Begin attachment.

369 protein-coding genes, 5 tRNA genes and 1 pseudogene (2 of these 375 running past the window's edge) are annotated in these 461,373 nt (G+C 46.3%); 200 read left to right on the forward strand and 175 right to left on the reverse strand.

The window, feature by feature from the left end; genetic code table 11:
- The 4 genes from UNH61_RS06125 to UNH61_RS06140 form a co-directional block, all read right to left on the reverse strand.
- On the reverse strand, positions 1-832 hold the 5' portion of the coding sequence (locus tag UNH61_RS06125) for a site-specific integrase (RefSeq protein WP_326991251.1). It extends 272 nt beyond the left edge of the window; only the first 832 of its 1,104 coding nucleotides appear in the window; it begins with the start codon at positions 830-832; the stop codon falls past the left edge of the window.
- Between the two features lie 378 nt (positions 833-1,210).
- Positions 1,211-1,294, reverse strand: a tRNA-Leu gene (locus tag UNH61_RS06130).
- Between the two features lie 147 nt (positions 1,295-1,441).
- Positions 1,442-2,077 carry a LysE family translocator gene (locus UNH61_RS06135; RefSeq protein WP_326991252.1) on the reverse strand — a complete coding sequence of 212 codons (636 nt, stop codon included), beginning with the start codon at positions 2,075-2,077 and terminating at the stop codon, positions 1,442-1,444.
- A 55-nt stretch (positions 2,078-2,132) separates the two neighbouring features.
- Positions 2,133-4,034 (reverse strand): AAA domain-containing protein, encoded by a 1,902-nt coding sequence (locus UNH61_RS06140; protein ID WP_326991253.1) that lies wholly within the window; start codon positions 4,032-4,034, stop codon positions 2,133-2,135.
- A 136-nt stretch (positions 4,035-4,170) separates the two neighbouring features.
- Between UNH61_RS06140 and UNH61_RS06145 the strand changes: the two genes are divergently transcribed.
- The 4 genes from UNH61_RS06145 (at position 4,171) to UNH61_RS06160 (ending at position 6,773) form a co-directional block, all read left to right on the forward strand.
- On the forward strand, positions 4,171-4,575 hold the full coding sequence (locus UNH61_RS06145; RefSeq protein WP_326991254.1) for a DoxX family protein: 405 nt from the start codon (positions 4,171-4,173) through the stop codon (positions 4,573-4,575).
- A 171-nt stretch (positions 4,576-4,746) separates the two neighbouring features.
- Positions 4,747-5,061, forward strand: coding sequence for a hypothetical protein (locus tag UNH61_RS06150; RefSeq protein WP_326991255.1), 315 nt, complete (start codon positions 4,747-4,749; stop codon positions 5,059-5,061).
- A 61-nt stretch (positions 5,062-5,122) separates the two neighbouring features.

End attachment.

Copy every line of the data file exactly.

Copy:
369 protein-coding genes, 5 tRNA genes and 1 pseudogene (2 of these 375 running past the window's edge) are annotated in these 461,373 nt (G+C 46.3%); 200 read left to right on the forward strand and 175 right to left on the reverse strand.

The window, feature by feature from the left end; genetic code table 11:
- The 4 genes from UNH61_RS06125 to UNH61_RS06140 form a co-directional block, all read right to left on the reverse strand.
- On the reverse strand, positions 1-832 hold the 5' portion of the coding sequence (locus tag UNH61_RS06125) for a site-specific integrase (RefSeq protein WP_326991251.1). It extends 272 nt beyond the left edge of the window; only the first 832 of its 1,104 coding nucleotides appear in the window; it begins with the start codon at positions 830-832; the stop codon falls past the left edge of the window.
- Between the two features lie 378 nt (positions 833-1,210).
- Positions 1,211-1,294, reverse strand: a tRNA-Leu gene (locus tag UNH61_RS06130).
- Between the two features lie 147 nt (positions 1,295-1,441).
- Positions 1,442-2,077 carry a LysE family translocator gene (locus UNH61_RS06135; RefSeq protein WP_326991252.1) on the reverse strand — a complete coding sequence of 212 codons (636 nt, stop codon included), beginning with the start codon at positions 2,075-2,077 and terminating at the stop codon, positions 1,442-1,444.
- A 55-nt stretch (positions 2,078-2,132) separates the two neighbouring features.
- Positions 2,133-4,034 (reverse strand): AAA domain-containing protein, encoded by a 1,902-nt coding sequence (locus UNH61_RS06140; protein ID WP_326991253.1) that lies wholly within the window; start codon positions 4,032-4,034, stop codon positions 2,133-2,135.
- A 136-nt stretch (positions 4,035-4,170) separates the two neighbouring features.
- Between UNH61_RS06140 and UNH61_RS06145 the strand changes: the two genes are divergently transcribed.
- The 4 genes from UNH61_RS06145 (at position 4,171) to UNH61_RS06160 (ending at position 6,773) form a co-directional block, all read left to right on the forward strand.
- On the forward strand, positions 4,171-4,575 hold the full coding sequence (locus UNH61_RS06145; RefSeq protein WP_326991254.1) for a DoxX family protein: 405 nt from the start codon (positions 4,171-4,173) through the stop codon (positions 4,573-4,575).
- A 171-nt stretch (positions 4,576-4,746) separates the two neighbouring features.
- Positions 4,747-5,061, forward strand: coding sequence for a hypothetical protein (locus tag UNH61_RS06150; RefSeq protein WP_326991255.1), 315 nt, complete (start codon positions 4,747-4,749; stop codon positions 5,059-5,061).
- A 61-nt stretch (positions 5,062-5,122) separates the two neighbouring features.